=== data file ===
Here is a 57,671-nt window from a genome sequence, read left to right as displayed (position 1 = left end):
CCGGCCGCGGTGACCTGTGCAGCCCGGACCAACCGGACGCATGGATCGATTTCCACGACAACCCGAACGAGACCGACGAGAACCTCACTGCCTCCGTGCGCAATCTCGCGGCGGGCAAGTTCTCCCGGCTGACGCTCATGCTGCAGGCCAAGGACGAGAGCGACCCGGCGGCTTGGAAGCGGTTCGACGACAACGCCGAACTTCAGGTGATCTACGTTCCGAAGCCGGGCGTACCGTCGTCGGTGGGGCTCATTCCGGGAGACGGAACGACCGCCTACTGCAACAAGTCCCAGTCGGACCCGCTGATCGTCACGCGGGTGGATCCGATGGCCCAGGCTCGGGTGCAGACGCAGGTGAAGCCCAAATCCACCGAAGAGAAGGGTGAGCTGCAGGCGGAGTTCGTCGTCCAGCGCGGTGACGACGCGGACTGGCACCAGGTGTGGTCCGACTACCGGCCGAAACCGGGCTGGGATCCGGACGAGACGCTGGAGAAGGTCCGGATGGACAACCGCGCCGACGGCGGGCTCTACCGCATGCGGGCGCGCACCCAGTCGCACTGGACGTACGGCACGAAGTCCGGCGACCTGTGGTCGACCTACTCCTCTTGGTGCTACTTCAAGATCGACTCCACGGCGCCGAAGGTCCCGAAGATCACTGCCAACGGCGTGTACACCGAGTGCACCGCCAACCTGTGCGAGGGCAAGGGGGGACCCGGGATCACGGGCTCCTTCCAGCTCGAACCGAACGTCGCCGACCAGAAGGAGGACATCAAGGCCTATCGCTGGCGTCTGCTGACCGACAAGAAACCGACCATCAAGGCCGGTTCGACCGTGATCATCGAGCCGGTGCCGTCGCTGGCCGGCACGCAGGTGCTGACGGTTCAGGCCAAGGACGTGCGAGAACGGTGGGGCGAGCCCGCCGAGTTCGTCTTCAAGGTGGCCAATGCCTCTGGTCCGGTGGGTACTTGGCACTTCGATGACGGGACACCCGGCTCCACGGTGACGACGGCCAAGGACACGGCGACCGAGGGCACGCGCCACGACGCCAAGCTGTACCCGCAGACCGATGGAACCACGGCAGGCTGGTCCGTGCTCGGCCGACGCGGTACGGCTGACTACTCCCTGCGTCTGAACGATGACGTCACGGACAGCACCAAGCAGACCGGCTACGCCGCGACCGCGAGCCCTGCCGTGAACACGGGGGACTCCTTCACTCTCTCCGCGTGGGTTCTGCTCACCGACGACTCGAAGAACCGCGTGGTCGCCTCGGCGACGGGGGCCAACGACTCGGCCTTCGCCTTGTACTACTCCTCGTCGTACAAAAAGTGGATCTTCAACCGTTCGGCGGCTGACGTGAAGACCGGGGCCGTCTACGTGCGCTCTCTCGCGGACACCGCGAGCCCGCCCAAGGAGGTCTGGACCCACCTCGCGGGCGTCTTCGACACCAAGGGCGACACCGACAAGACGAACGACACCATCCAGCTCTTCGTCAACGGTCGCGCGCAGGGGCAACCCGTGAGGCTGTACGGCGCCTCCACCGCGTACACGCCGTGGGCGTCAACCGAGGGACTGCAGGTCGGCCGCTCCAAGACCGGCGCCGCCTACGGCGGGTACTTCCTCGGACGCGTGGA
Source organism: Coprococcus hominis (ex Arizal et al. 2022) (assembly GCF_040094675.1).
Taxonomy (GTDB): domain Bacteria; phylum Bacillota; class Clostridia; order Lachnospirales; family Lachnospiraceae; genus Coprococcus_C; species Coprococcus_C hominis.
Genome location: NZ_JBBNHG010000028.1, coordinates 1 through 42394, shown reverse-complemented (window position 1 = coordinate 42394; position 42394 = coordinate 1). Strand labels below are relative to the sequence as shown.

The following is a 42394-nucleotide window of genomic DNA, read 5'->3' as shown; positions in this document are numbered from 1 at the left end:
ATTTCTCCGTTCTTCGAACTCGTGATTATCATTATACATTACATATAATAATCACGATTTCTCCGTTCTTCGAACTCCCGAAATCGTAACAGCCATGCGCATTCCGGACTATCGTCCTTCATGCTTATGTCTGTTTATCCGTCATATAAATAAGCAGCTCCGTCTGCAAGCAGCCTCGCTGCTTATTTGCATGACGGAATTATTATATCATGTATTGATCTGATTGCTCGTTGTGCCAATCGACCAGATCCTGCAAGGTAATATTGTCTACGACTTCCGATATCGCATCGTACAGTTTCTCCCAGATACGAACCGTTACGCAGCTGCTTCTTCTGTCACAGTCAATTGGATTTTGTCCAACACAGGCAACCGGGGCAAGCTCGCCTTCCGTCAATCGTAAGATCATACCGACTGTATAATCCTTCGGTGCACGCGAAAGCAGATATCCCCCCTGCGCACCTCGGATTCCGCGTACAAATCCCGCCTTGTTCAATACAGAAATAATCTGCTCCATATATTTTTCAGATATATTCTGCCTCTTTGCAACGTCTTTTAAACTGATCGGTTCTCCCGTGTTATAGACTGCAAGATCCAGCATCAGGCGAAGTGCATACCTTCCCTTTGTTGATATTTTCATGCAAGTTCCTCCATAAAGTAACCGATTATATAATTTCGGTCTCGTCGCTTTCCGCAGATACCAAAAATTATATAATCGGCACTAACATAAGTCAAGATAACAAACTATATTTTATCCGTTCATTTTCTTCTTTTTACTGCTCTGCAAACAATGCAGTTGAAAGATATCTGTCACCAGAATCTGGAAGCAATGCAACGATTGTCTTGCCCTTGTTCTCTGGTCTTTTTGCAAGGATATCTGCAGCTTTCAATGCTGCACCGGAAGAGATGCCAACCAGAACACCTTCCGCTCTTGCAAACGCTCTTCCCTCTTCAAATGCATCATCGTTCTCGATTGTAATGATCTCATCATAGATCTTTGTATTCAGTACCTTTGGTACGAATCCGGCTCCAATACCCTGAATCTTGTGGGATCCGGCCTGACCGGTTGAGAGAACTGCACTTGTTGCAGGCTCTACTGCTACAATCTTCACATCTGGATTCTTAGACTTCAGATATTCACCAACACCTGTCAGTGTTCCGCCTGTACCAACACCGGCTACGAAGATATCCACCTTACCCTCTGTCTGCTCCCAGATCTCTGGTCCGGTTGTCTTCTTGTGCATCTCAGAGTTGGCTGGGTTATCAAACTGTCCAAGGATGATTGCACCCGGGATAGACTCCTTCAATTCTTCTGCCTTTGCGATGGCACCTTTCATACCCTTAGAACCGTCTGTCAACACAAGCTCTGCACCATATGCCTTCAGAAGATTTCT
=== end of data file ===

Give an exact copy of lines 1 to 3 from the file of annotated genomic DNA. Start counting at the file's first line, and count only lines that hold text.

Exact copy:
Here is a 57,671-nt window from a genome sequence, read left to right as displayed (position 1 = left end):
CCGGCCGCGGTGACCTGTGCAGCCCGGACCAACCGGACGCATGGATCGATTTCCACGACAACCCGAACGAGACCGACGAGAACCTCACTGCCTCCGTGCGCAATCTCGCGGCGGGCAAGTTCTCCCGGCTGACGCTCATGCTGCAGGCCAAGGACGAGAGCGACCCGGCGGCTTGGAAGCGGTTCGACGACAACGCCGAACTTCAGGTGATCTACGTTCCGAAGCCGGGCGTACCGTCGTCGGTGGGGCTCATTCCGGGAGACGGAACGACCGCCTACTGCAACAAGTCCCAGTCGGACCCGCTGATCGTCACGCGGGTGGATCCGATGGCCCAGGCTCGGGTGCAGACGCAGGTGAAGCCCAAATCCACCGAAGAGAAGGGTGAGCTGCAGGCGGAGTTCGTCGTCCAGCGCGGTGACGACGCGGACTGGCACCAGGTGTGGTCCGACTACCGGCCGAAACCGGGCTGGGATCCGGACGAGACGCTGGAGAAGGTCCGGATGGACAACCGCGCCGACGGCGGGCTCTACCGCATGCGGGCGCGCACCCAGTCGCACTGGACGTACGGCACGAAGTCCGGCGACCTGTGGTCGACCTACTCCTCTTGGTGCTACTTCAAGATCGACTCCACGGCGCCGAAGGTCCCGAAGATCACTGCCAACGGCGTGTACACCGAGTGCACCGCCAACCTGTGCGAGGGCAAGGGGGGACCCGGGATCACGGGCTCCTTCCAGCTCGAACCGAACGTCGCCGACCAGAAGGAGGACATCAAGGCCTATCGCTGGCGTCTGCTGACCGACAAGAAACCGACCATCAAGGCCGGTTCGACCGTGATCATCGAGCCGGTGCCGTCGCTGGCCGGCACGCAGGTGCTGACGGTTCAGGCCAAGGACGTGCGAGAACGGTGGGGCGAGCCCGCCGAGTTCGTCTTCAAGGTGGCCAATGCCTCTGGTCCGGTGGGTACTTGGCACTTCGATGACGGGACACCCGGCTCCACGGTGACGACGGCCAAGGACACGGCGACCGAGGGCACGCGCCACGACGCCAAGCTGTACCCGCAGACCGATGGAACCACGGCAGGCTGGTCCGTGCTCGGCCGACGCGGTACGGCTGACTACTCCCTGCGTCTGAACGATGACGTCACGGACAGCACCAAGCAGACCGGCTACGCCGCGACCGCGAGCCCTGCCGTGAACACGGGGGACTCCTTCACTCTCTCCGCGTGGGTTCTGCTCACCGACGACTCGAAGAACCGCGTGGTCGCCTCGGCGACGGGGGCCAACGACTCGGCCTTCGCCTTGTACTACTCCTCGTCGTACAAAAAGTGGATCTTCAACCGTTCGGCGGCTGACGTGAAGACCGGGGCCGTCTACGTGCGCTCTCTCGCGGACACCGCGAGCCCGCCCAAGGAGGTCTGGACCCACCTCGCGGGCGTCTTCGACACCAAGGGCGACACCGACAAGACGAACGACACCATCCAGCTCTTCGTCAACGGTCGCGCGCAGGGGCAACCCGTGAGGCTGTACGGCGCCTCCACCGCGTACACGCCGTGGGCGTCAACCGAGGGACTGCAGGTCGGCCGCTCCAAGACCGGCGCCGCCTACGGCGGGTACTTCCTCGGACGCGTGGA
Source organism: Coprococcus hominis (ex Arizal et al. 2022) (assembly GCF_040094675.1).